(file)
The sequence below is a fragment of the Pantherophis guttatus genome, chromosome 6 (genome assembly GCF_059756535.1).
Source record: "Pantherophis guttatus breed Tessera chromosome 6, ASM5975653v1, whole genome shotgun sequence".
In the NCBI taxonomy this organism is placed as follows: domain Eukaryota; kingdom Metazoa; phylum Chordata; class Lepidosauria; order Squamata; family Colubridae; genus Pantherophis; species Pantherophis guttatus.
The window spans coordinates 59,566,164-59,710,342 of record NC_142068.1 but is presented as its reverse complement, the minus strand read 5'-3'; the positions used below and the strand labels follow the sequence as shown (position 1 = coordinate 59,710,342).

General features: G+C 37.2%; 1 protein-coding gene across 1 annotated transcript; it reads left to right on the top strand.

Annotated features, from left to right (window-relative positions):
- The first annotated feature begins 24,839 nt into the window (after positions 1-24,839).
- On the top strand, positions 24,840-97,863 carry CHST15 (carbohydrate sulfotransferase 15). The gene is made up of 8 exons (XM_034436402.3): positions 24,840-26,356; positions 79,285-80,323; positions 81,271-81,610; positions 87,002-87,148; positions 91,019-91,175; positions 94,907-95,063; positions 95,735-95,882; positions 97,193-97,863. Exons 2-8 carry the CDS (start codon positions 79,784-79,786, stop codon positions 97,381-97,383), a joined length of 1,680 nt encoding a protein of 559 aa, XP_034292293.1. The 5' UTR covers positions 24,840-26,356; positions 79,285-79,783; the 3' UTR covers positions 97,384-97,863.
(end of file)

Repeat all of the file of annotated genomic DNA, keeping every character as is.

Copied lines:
The sequence below is a fragment of the Pantherophis guttatus genome, chromosome 6 (genome assembly GCF_059756535.1).
Source record: "Pantherophis guttatus breed Tessera chromosome 6, ASM5975653v1, whole genome shotgun sequence".
In the NCBI taxonomy this organism is placed as follows: domain Eukaryota; kingdom Metazoa; phylum Chordata; class Lepidosauria; order Squamata; family Colubridae; genus Pantherophis; species Pantherophis guttatus.
The window spans coordinates 59,566,164-59,710,342 of record NC_142068.1 but is presented as its reverse complement, the minus strand read 5'-3'; the positions used below and the strand labels follow the sequence as shown (position 1 = coordinate 59,710,342).

General features: G+C 37.2%; 1 protein-coding gene across 1 annotated transcript; it reads left to right on the top strand.

Annotated features, from left to right (window-relative positions):
- The first annotated feature begins 24,839 nt into the window (after positions 1-24,839).
- On the top strand, positions 24,840-97,863 carry CHST15 (carbohydrate sulfotransferase 15). The gene is made up of 8 exons (XM_034436402.3): positions 24,840-26,356; positions 79,285-80,323; positions 81,271-81,610; positions 87,002-87,148; positions 91,019-91,175; positions 94,907-95,063; positions 95,735-95,882; positions 97,193-97,863. Exons 2-8 carry the CDS (start codon positions 79,784-79,786, stop codon positions 97,381-97,383), a joined length of 1,680 nt encoding a protein of 559 aa, XP_034292293.1. The 5' UTR covers positions 24,840-26,356; positions 79,285-79,783; the 3' UTR covers positions 97,384-97,863.